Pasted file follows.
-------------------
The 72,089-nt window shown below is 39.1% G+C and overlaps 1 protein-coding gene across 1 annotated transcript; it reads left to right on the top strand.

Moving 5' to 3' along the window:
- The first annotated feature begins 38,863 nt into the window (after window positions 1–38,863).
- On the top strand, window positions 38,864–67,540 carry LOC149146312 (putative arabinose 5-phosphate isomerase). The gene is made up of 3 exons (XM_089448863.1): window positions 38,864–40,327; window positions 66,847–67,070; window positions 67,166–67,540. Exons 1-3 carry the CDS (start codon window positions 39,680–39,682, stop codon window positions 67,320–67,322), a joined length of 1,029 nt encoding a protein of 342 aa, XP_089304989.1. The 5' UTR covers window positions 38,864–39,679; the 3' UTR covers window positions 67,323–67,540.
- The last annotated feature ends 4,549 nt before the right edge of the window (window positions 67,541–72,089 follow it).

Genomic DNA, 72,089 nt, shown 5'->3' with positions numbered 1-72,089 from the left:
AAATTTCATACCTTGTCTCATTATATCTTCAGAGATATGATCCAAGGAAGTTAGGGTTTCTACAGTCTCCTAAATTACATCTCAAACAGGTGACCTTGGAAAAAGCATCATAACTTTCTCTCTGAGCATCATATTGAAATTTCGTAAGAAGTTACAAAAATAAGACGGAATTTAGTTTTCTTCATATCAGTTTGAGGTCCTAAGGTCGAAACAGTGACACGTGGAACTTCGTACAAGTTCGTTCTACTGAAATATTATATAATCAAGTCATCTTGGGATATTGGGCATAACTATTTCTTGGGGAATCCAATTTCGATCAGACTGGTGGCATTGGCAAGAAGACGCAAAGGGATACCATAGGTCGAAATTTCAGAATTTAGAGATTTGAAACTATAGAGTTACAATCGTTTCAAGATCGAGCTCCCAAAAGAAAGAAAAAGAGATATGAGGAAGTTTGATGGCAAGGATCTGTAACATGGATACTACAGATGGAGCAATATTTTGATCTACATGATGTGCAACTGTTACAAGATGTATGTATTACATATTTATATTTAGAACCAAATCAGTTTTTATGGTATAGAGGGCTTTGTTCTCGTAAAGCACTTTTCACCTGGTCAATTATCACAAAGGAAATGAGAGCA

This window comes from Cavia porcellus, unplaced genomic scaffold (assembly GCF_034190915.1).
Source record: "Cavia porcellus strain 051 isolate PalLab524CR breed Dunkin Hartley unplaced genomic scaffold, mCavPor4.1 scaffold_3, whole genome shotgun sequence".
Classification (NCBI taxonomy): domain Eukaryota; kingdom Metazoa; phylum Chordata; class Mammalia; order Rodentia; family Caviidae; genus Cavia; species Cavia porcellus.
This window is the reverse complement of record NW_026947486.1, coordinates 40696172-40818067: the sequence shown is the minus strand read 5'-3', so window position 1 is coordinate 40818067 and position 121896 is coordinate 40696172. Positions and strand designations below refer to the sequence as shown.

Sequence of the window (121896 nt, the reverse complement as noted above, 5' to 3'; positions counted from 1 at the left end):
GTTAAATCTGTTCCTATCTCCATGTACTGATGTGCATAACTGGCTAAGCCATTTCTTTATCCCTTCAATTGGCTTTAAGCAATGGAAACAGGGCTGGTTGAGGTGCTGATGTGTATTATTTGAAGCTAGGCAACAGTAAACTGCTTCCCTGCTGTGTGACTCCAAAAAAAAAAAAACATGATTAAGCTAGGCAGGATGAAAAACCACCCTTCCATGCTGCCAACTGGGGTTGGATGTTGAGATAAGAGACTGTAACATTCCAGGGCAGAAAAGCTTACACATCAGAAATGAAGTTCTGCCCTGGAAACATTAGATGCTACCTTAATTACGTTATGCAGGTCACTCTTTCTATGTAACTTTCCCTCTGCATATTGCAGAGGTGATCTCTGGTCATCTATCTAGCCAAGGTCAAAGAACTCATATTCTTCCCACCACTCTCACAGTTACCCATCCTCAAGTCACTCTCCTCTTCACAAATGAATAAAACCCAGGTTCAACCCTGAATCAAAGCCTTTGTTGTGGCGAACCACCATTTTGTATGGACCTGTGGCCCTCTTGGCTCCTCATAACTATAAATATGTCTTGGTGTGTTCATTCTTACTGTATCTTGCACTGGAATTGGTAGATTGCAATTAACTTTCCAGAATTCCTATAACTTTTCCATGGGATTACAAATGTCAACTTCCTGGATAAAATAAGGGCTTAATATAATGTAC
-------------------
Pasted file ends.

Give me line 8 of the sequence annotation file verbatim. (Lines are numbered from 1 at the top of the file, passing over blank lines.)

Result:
This window comes from Cavia porcellus, unplaced genomic scaffold (assembly GCF_034190915.1).